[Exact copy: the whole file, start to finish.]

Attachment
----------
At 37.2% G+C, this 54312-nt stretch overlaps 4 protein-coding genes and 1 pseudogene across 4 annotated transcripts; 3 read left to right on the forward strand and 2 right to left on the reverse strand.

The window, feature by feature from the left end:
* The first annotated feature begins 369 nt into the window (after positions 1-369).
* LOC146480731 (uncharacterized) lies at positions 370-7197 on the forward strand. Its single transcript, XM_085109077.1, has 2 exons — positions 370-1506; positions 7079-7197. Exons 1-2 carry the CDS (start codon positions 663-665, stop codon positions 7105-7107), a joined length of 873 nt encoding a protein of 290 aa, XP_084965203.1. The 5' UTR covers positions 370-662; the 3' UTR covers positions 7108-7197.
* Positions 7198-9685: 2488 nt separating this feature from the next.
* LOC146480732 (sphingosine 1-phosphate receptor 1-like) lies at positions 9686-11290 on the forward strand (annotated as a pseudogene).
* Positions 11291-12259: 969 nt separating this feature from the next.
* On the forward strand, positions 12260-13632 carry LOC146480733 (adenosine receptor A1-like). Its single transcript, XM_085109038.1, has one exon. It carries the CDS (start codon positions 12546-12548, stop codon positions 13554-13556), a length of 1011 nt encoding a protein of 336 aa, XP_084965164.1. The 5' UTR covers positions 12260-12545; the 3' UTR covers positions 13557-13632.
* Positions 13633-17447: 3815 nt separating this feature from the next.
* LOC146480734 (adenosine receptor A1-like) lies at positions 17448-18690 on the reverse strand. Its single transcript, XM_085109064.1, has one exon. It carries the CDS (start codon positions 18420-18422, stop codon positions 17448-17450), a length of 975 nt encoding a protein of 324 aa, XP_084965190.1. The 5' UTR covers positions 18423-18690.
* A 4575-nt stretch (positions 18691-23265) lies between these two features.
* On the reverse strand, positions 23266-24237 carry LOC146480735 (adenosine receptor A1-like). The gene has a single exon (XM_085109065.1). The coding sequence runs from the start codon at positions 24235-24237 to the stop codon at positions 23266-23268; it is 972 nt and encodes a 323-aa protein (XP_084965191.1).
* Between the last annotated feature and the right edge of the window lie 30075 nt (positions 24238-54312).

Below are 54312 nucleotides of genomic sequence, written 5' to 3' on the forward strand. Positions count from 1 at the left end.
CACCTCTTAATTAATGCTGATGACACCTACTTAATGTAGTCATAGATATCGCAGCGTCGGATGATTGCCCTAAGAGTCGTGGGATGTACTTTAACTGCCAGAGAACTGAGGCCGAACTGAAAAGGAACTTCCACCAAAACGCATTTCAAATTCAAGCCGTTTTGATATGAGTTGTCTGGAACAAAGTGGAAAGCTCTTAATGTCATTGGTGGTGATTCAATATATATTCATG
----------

At 37.2% G+C, this 54312-nt stretch overlaps 4 protein-coding genes and 1 pseudogene across 4 annotated transcripts; 3 read left to right on the forward strand and 2 right to left on the reverse strand.

The window, feature by feature from the left end:
* The first annotated feature begins 369 nt into the window (after positions 1-369).
* LOC146480731 (uncharacterized) lies at positions 370-7197 on the forward strand. Its single transcript, XM_085109077.1, has 2 exons — positions 370-1506; positions 7079-7197. Exons 1-2 carry the CDS (start codon positions 663-665, stop codon positions 7105-7107), a joined length of 873 nt encoding a protein of 290 aa, XP_084965203.1. The 5' UTR covers positions 370-662; the 3' UTR covers positions 7108-7197.
* Positions 7198-9685: 2488 nt separating this feature from the next.
* LOC146480732 (sphingosine 1-phosphate receptor 1-like) lies at positions 9686-11290 on the forward strand (annotated as a pseudogene).
* Positions 11291-12259: 969 nt separating this feature from the next.
* On the forward strand, positions 12260-13632 carry LOC146480733 (adenosine receptor A1-like). Its single transcript, XM_085109038.1, has one exon. It carries the CDS (start codon positions 12546-12548, stop codon positions 13554-13556), a length of 1011 nt encoding a protein of 336 aa, XP_084965164.1. The 5' UTR covers positions 12260-12545; the 3' UTR covers positions 13557-13632.
* Positions 13633-17447: 3815 nt separating this feature from the next.
* LOC146480734 (adenosine receptor A1-like) lies at positions 17448-18690 on the reverse strand. Its single transcript, XM_085109064.1, has one exon. It carries the CDS (start codon positions 18420-18422, stop codon positions 17448-17450), a length of 975 nt encoding a protein of 324 aa, XP_084965190.1. The 5' UTR covers positions 18423-18690.
* A 4575-nt stretch (positions 18691-23265) lies between these two features.
* On the reverse strand, positions 23266-24237 carry LOC146480735 (adenosine receptor A1-like). The gene has a single exon (XM_085109065.1). The coding sequence runs from the start codon at positions 24235-24237 to the stop codon at positions 23266-23268; it is 972 nt and encodes a 323-aa protein (XP_084965191.1).
* Between the last annotated feature and the right edge of the window lie 30075 nt (positions 24238-54312).

Below are 54312 nucleotides of genomic sequence, written 5' to 3' on the forward strand. Positions count from 1 at the left end.
CACCTCTTAATTAATGCTGATGACACCTACTTAATGTAGTCATAGATATCGCAGCGTCGGATGATTGCCCTAAGAGTCGTGGGATGTACTTTAACTGCCAGAGAACTGAGGCCGAACTGAAAAGGAACTTCCACCAAAACGCATTTCAAATTCAAGCCGTTTTGATATGAGTTGTCTGGAACAAAGTGGAAAGCTCTTAATGTCATTGGTGGTGATTCAATATATATTCATG